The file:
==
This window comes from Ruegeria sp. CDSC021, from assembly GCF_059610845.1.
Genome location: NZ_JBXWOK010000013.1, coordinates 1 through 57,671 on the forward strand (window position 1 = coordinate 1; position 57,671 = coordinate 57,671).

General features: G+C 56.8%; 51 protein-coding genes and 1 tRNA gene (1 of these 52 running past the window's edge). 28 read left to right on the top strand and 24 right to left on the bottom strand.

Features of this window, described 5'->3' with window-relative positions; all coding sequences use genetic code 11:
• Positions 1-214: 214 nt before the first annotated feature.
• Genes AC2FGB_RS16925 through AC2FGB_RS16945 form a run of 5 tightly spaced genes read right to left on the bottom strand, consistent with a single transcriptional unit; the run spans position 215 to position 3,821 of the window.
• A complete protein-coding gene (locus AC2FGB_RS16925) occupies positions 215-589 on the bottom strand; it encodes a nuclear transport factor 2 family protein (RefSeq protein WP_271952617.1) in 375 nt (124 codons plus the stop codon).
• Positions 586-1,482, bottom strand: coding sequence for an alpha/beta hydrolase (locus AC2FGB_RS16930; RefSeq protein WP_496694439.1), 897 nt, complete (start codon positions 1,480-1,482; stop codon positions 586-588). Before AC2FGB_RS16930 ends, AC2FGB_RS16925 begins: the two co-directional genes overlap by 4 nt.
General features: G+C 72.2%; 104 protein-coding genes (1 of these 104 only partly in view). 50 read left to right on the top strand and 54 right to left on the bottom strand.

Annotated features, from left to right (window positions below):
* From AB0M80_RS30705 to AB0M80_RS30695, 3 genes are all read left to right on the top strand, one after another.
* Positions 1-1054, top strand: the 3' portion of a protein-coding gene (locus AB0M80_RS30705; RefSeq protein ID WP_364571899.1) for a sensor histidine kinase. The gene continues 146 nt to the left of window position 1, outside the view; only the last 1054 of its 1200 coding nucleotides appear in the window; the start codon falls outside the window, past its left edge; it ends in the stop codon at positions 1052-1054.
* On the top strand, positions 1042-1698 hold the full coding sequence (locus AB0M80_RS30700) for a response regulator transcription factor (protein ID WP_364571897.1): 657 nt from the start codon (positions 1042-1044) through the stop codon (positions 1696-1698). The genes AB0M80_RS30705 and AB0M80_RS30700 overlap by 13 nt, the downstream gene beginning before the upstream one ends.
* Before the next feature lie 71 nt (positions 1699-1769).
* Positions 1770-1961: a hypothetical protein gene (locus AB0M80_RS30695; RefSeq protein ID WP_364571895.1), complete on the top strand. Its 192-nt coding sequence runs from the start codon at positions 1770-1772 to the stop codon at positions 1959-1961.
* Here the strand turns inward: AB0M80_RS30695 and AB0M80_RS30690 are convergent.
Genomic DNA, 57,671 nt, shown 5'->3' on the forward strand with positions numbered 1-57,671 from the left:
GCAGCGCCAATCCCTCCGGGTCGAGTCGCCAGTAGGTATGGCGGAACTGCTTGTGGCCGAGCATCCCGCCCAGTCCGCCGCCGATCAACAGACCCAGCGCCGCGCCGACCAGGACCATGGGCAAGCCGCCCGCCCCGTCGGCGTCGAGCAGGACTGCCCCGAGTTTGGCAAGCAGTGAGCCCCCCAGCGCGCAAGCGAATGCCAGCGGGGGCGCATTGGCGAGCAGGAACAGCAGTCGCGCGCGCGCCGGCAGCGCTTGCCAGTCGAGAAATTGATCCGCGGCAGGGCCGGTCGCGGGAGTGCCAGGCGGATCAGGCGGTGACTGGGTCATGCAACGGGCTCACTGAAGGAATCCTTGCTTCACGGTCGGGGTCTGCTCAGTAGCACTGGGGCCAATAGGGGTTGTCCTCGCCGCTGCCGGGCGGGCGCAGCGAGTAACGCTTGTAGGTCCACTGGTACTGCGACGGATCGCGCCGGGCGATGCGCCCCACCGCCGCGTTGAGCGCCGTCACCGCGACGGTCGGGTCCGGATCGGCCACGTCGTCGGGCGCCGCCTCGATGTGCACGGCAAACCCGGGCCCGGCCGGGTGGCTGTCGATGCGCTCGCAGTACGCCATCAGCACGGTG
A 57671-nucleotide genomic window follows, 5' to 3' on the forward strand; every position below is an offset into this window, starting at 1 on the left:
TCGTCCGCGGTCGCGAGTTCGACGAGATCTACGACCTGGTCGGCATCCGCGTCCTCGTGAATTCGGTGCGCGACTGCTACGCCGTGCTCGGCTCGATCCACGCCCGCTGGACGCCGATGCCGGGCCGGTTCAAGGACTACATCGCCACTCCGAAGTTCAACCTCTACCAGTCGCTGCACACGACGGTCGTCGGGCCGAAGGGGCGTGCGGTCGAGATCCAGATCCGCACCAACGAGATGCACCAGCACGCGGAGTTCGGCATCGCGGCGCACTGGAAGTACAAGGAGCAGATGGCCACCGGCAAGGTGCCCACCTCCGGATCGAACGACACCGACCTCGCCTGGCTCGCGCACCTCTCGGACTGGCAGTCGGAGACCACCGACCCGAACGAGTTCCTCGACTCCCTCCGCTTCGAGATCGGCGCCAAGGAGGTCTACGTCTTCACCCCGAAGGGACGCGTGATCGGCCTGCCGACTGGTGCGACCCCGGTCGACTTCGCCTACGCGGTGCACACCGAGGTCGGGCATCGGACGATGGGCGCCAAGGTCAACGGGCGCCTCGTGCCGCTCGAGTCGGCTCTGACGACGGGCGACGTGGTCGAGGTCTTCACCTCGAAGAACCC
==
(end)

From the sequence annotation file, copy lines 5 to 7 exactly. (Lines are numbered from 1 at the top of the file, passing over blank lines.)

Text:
• Positions 1-214: 214 nt before the first annotated feature.
• Genes AC2FGB_RS16925 through AC2FGB_RS16945 form a run of 5 tightly spaced genes read right to left on the bottom strand, consistent with a single transcriptional unit; the run spans position 215 to position 3,821 of the window.
• A complete protein-coding gene (locus AC2FGB_RS16925) occupies positions 215-589 on the bottom strand; it encodes a nuclear transport factor 2 family protein (RefSeq protein WP_271952617.1) in 375 nt (124 codons plus the stop codon).